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Web-only Exclusives
November 30, 2000

From Our Correspondent: Hirohito and the War
A conversation with biographer Herbert Bix

From Our Correspondent: A Rough Road Ahead
Bad news for the Philippines - and some others

From Our Correspondent: Making Enemies
Indonesia needs friends. So why is it picking fights?

Asiaweek Time Asia Now Asiaweek story

JAPAN ADRIFT

Just five years ago, few nations seemed as sure of their destiny as Japan. But the recession has changed all that. Where there once was certainty, there is now doubt. Increasingly, the Japanese wonder where their country is heading

By Steven Frank and Murakami Mutsuko, Tokyo


IT IS A COOL Wednesday morning in the heart of Tokyo. A large group of homeless men are waiting for the free noodles handed out daily by the Shinjuku ward office. Itakura Tamotsu, 52, is there, but not for the food. He is meeting some old friends who have fallen on hard times. "I'm different from them," the Tokyo day laborer tells us. "I'm healthy and strong and willing to work. Recruiters always spot me in the crowd of job-seekers and offer me work. Why? Because they know I'm worth it."

He certainly looks different from the rest of the rag-tag bunch. Itakura is dressed in clean clothes and sports a shiny wristwatch. His accommodation is a step up too. He lives in a nearby "capsule hotel" - a complex of coffin-sized slots that offers a lot more comfort, though not much more space, than the best of the cardboard shelters the homeless have set up close to Shinjuku rail and subway station. Itakura exudes self-confidence and warmth - until you ask him about the recession. Suddenly, anger tinges his voice. He points at the ward office building. "The government and the leaders up there are stupid and incompetent," he says. "These days, no one knows where Japan is going."

Itakura is not the first to get that notion. Across the country, a sense of bewilderment and indecision has crept into the national psyche. "The Japanese were once busy trying to catch up with the Western nations," says Tanaka Shoji, a fiftyish executive drinking with colleagues in a pricey Shinjuku karaoke lounge. "After they did that, many continued to believe that as long as they worked hard for their company, it would be good for Japan and the rest of the world."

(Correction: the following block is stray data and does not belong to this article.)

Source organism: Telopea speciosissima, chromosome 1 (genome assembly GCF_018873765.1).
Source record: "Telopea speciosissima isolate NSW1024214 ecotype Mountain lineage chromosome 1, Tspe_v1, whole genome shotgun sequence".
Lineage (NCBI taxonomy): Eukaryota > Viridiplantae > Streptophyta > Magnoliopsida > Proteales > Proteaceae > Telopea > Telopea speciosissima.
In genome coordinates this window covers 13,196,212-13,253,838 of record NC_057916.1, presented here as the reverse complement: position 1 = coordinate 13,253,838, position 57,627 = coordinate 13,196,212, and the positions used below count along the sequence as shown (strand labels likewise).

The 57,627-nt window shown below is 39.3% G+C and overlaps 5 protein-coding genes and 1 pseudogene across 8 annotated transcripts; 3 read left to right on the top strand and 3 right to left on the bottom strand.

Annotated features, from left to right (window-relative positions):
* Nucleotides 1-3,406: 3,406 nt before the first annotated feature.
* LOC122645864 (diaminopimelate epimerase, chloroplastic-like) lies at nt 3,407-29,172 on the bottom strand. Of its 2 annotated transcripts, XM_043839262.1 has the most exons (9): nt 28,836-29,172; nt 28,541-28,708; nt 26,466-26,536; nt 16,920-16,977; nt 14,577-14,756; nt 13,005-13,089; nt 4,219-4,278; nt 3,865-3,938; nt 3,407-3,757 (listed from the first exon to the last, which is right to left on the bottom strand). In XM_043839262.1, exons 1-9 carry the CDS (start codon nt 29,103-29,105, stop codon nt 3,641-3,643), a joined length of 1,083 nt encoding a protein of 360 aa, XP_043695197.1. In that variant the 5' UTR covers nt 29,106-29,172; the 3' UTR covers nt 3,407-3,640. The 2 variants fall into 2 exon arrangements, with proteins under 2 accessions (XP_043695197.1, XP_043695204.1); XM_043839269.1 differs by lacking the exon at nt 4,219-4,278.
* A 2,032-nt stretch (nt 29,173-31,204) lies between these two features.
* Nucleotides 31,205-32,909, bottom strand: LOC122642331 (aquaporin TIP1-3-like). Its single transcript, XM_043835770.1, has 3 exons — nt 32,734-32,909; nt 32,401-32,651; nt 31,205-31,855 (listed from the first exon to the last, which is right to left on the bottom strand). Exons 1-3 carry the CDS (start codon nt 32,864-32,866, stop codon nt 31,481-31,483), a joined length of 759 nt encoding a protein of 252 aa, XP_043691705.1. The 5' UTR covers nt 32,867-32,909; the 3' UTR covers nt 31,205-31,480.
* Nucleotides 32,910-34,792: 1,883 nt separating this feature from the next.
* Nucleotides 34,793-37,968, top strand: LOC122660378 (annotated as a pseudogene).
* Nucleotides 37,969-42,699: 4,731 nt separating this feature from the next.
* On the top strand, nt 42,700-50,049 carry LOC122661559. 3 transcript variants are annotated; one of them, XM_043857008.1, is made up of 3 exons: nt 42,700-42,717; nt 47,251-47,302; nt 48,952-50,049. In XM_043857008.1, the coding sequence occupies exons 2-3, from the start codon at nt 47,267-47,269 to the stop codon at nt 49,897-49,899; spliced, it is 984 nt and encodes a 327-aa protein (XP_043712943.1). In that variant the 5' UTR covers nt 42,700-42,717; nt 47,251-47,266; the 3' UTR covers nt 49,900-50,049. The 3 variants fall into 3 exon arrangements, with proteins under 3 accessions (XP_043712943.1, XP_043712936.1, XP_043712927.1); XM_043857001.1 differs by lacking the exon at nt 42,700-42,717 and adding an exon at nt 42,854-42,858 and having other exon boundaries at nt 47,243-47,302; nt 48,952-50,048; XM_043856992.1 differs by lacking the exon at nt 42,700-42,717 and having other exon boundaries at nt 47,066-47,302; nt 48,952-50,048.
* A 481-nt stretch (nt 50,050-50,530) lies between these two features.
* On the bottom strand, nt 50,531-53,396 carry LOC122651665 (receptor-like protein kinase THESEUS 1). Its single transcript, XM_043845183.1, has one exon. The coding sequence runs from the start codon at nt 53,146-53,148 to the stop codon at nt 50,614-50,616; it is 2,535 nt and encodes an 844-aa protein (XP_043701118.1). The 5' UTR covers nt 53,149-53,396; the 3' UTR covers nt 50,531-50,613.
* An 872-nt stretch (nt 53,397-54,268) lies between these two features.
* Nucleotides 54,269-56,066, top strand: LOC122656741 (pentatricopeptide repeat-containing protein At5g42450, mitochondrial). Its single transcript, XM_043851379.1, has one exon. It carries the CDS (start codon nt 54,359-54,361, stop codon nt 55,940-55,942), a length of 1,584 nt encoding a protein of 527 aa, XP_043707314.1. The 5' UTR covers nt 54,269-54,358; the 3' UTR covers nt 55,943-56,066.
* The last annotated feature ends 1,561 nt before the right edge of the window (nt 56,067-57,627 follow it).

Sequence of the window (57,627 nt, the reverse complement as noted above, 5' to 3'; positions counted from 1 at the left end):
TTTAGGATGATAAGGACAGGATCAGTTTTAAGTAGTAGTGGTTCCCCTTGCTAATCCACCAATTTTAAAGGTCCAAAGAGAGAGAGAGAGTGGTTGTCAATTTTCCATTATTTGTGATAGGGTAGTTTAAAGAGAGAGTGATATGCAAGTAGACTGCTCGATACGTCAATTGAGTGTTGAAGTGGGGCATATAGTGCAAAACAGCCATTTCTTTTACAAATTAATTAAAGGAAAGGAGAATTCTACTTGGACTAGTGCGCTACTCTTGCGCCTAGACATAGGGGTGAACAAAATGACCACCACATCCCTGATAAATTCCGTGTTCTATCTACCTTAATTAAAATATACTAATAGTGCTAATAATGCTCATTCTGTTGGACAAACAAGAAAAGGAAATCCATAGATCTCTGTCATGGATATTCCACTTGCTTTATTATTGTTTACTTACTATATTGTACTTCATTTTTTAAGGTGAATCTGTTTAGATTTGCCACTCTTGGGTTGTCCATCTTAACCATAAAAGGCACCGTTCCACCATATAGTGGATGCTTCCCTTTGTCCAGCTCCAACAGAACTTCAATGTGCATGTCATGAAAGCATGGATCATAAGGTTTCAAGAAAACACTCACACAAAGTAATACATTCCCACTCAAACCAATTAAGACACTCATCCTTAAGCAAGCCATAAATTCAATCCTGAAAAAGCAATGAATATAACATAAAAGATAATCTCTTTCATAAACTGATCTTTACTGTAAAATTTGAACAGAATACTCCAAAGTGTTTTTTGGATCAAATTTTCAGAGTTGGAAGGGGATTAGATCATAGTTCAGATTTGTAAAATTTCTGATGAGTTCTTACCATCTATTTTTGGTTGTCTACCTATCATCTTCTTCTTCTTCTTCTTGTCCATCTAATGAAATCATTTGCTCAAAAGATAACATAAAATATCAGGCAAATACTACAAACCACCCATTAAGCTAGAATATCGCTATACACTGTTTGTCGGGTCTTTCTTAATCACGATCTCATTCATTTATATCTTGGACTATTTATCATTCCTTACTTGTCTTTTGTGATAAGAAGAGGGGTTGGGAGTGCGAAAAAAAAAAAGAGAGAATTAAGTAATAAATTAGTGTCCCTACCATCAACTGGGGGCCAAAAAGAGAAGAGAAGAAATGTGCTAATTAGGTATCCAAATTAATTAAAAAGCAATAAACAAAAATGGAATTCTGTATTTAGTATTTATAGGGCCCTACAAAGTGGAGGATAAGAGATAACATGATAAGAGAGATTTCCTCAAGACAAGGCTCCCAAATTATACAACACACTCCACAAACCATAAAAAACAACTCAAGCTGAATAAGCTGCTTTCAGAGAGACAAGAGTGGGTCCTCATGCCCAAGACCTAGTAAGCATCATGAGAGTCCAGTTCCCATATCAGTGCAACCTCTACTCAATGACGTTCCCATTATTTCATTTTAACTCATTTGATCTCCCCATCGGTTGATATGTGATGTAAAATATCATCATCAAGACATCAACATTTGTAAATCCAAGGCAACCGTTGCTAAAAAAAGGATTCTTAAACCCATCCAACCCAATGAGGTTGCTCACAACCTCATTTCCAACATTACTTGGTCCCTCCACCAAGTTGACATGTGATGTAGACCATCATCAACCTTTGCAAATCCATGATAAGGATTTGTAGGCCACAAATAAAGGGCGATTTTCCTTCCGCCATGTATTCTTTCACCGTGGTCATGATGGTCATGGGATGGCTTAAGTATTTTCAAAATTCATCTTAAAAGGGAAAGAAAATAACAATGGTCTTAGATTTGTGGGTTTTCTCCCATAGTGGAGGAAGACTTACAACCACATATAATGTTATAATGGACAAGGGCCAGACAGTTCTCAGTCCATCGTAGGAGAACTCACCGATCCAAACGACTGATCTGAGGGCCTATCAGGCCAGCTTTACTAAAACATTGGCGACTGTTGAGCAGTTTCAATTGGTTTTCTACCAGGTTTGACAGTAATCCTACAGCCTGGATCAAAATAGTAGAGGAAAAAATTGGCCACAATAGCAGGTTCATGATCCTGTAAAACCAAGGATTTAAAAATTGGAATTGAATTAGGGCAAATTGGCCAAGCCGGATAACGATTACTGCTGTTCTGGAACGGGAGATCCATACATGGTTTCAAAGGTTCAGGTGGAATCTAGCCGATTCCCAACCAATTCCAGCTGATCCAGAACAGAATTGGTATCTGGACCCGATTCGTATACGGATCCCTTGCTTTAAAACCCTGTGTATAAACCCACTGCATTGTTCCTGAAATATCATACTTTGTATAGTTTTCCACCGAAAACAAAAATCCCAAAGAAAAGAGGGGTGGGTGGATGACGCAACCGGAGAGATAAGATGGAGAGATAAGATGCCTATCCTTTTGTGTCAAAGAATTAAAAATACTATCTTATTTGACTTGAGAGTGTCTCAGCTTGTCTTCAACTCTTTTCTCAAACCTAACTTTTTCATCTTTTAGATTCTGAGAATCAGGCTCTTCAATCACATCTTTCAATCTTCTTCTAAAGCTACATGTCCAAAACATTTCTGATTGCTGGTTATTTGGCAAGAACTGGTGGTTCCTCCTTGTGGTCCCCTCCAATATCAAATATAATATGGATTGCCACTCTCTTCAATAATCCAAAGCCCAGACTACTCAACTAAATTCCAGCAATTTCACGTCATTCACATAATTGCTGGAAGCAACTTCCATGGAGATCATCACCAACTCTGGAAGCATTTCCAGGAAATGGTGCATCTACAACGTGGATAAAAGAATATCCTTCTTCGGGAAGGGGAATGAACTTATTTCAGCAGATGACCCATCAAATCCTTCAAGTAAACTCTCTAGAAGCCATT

Tanaka, a general manager at Taisei Corp., one of Japan's largest construction companies, takes a sip of whiskey and continues: "But in the past 10 years we have been a bit confused, wondering what we are really working for." His tone has changed; there is a quieter, perplexed quality to it. "Maybe we have lost the old devotion we had to the company," he says, shaking his head. "Or maybe we are just sticking to our jobs because we're complacent."

What a difference five years can make. In the 1980s, the world was in awe of Japan. Through perseverance, ingenuity and a common sense of purpose, its people had generated one of the greatest economic surges of our times. Only 40 years after their cities and industries had been flattened by war, the Japanese had practically caught up with the richest nations on earth in terms of per-capita income and output. Their major corporations were among the leaders in dozens of key industries, including electronics, automobiles, banking, shipbuilding and steel production. True, the average Japanese home was smaller than those in America, prices for goods were higher and working hours were longer. But everything would get better, wouldn't it? And, anyway, Japan was getting richer.

Deep down, though, things were already beginning to go wrong by the 1980s. But everybody was too preoccupied to worry about the future. It took the bursting of the stock market and property bubble in 1991 to bring home to the Japanese a devastating reality: that a nation cannot live by economic growth alone. When the growth went, something profoundly troubling happened. Japan, once so firmly anchored by its sense of identity and national destiny, began to drift in subtle ways. Today, with no strong leadership, it still hasn't found its sense of direction. And its people worry where it is all leading.